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My company has instituted a new policy that requires me to share the best and worse events from my personal life once a week with my manager. I don't trust my manager and don't feel comfortable sharing that much personal information with him. How should I handle this weekly meeting? If I try not to share personal information, he'll accuse me of being hostile and angry with him. So that's not really an option for me.

The line from the actual policy:

· 3 minute up front “check in” … Best and worst thing personal and biz (supervisor first, then associate)

The manager only asks about the personal and not the business. I think they assume it's fair game if the manager has to share first.

How should I communicate my unease with a new policy?

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    Comments are not for extended discussion; this conversation has been moved to chat. – Jane S Jul 14 '16 at 0:17
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instituted a new policy that requires me to share the best and worse events from my personal life once a week with my manager

I'd stick to mundane, but unpleasant issues of life: how bad the mess was when your kid/dog/neighbour was violently sick on your couch, the issues around that backed-up toilet you had to get a plumber for, your wife's/aunt's/neighbour's ingrown toenail etc. For best discuss your new high score in some video game, or the joy of watching Harry Potter for the 66th time.

You'll soon get them to pass on this, don't feel you have to share anything really personal with them.

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    There have been periods of several successive weeks during which the worst event in my life suitable for discussion at work was my worst commute. I wonder how many blow-by-blow descriptions of the same roadworks a manager could stand before changing the policy? – Patricia Shanahan Jul 10 '16 at 3:52
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    "Not sure that doesn't violate laws in most countries as you could discuss" That's a huge stretch and detracts from the value of your answer. They're not asking OP to share that kind of stuff. I can't sue my manager for harassment if I volunteer that kind of information when he asks how my weekend was. The rest of your advice is spot-on in case OP just wants to deal with the meetings until they go away without raising a big stink. – Lilienthal Jul 11 '16 at 8:52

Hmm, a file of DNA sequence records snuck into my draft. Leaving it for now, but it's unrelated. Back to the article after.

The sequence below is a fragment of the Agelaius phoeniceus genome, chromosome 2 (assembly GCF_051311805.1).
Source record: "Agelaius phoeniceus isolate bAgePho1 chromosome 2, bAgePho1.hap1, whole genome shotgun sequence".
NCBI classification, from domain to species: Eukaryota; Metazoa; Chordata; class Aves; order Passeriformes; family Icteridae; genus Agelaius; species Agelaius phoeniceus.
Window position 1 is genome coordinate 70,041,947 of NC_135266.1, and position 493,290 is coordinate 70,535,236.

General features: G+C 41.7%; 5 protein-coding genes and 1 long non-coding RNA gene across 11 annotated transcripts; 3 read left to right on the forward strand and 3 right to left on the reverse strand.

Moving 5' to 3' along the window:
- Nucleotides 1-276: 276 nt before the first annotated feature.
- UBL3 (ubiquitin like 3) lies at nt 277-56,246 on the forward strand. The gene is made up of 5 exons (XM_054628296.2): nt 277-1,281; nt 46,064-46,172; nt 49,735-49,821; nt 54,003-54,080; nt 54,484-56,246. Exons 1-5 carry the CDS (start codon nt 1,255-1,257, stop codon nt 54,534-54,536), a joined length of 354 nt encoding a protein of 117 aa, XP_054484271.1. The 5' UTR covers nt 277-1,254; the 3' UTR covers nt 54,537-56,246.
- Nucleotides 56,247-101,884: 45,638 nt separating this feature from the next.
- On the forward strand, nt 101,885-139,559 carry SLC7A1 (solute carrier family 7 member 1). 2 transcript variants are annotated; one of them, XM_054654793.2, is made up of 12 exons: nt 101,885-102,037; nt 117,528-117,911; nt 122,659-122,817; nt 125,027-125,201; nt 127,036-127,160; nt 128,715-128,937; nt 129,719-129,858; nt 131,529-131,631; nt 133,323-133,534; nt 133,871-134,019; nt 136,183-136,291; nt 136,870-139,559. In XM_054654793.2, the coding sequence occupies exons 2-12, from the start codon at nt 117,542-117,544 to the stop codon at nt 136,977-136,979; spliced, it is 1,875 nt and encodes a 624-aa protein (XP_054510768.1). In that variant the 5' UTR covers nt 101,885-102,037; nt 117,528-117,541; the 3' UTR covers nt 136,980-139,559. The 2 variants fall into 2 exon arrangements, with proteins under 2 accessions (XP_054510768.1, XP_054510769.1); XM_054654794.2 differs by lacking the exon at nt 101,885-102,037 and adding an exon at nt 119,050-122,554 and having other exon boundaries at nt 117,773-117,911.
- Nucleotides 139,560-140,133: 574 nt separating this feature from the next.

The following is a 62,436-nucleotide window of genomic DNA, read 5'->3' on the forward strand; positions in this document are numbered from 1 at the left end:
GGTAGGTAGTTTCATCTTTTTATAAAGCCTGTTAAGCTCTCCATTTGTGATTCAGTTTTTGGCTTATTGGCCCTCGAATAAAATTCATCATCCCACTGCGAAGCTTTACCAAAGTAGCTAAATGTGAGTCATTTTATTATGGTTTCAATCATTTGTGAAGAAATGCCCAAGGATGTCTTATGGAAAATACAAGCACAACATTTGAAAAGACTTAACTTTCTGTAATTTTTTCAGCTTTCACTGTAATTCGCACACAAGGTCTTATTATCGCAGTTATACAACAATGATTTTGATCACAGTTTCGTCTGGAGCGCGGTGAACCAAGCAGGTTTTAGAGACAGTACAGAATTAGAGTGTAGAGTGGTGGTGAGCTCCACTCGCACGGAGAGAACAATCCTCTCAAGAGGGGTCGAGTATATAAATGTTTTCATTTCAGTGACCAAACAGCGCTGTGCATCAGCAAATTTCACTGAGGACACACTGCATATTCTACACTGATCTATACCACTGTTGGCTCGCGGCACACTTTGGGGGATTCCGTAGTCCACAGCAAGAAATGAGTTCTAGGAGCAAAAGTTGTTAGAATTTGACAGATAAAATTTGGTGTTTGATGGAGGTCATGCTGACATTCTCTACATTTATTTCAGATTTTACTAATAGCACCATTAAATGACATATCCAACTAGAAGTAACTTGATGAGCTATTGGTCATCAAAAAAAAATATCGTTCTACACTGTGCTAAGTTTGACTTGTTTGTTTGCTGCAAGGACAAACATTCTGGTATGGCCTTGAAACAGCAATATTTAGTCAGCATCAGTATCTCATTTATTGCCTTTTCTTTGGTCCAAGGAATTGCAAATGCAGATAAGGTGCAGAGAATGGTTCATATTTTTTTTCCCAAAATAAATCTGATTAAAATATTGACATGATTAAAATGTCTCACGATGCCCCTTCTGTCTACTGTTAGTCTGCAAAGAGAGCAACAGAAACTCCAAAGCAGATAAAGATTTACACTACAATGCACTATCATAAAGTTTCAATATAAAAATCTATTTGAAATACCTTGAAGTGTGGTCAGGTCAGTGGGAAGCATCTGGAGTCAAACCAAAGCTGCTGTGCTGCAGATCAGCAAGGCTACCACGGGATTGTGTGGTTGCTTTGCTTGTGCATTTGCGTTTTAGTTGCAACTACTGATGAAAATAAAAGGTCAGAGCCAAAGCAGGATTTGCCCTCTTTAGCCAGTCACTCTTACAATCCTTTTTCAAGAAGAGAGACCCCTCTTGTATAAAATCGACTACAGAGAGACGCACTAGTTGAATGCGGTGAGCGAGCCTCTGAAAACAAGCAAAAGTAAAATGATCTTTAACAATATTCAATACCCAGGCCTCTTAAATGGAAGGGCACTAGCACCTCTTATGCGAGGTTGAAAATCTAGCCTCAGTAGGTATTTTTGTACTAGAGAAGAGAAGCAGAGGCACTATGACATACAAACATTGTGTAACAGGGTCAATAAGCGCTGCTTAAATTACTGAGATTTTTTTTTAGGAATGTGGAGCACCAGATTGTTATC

• Plus 1 for taking Lilienthal's advice. (vice-versa also applies.) – Aaron Hall Jul 12 '16 at 21:09
  • Solve the real issue on trust with your manager in some way. Maybe this is the opportunity. It allows you to ask questions one on one. – Luc Franken Jul 13 '16 at 20:26
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I highly doubt that they're asking you to share details of family developments, health, hobbies, etc. Since they contrast "personal" with "business", and since the context is a 1:1 with your manager, they almost certainly mean your own accomplishments and hurdles in the context of the job. I base this on year-end review forms from several employers, where what they mean is "talk about what you personally did" as opposed to "talk about company-wide goals".

So offer things like:

  • "I'm really happy with my design for this new feature."

  • "I lost the better part of a day on bug #666 -- how frustrating!"

  • "I had an idea for improving server response time and ran it by the tech lead; he thinks it's good too so I'd like to prototype it."

  • "I'm having a lot of trouble understanding what the product manager really wants; he keeps changing the requirements on us."

Chances are good that this is what they mean. If it's not, if your manager says "yeah cool, but how's the spouse and kids?", then it'll be time to talk about boundaries.

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    This does make much more sense, unless your management is very confused. – keshlam Jul 10 '16 at 16:08
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    Manager starts off the conversation with "My worse thing is my son did ...". The intent in his mind is to be personal and not work-related. But how you're suggesting the policy should be interpreted makes much more sense. – QED1284 Jul 10 '16 at 18:02
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    That... does make a lot more sense. @QED1284 I'd recommend checking the intent with your HR department or, failing that, whoever came up with this "policy". If I had set this up as a way to guide weekly feedback sessions on personal accomplishments I'd be absolutely horrified to learn that it was misunderstood like this. – Lilienthal Jul 11 '16 at 8:54
  • I'm sure this is the actual intent - to flush out the slackers who share the team's accomplishments and problems in one-to-ones when they've actually done nothing notable themselves. – Julia Hayward Jul 12 '16 at 8:28
  • I sure hope that this is a clarification issue... – R Star Jul 13 '16 at 12:12
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Ugh - what a stupid policy! Hopefully this burns out very quickly.

There's no way that I'd share my personal life with my manager if I didn't feel 100% comfortable with him.

If simply saying "Pass" doesn't work, I'd probably make something up. Perhaps something from the front page of the newspaper or a television series, or your favorite internet feed would work. I'd be tempted to use the same "best and worst events" for a few weeks to see if anyone really cared or not. That way, it would be less work searching for new "events".

I hate to lie. But in the unlikely event that I felt like I wanted to stay at a company with such a foolish policy (what are they thinking?), I'd make an exception.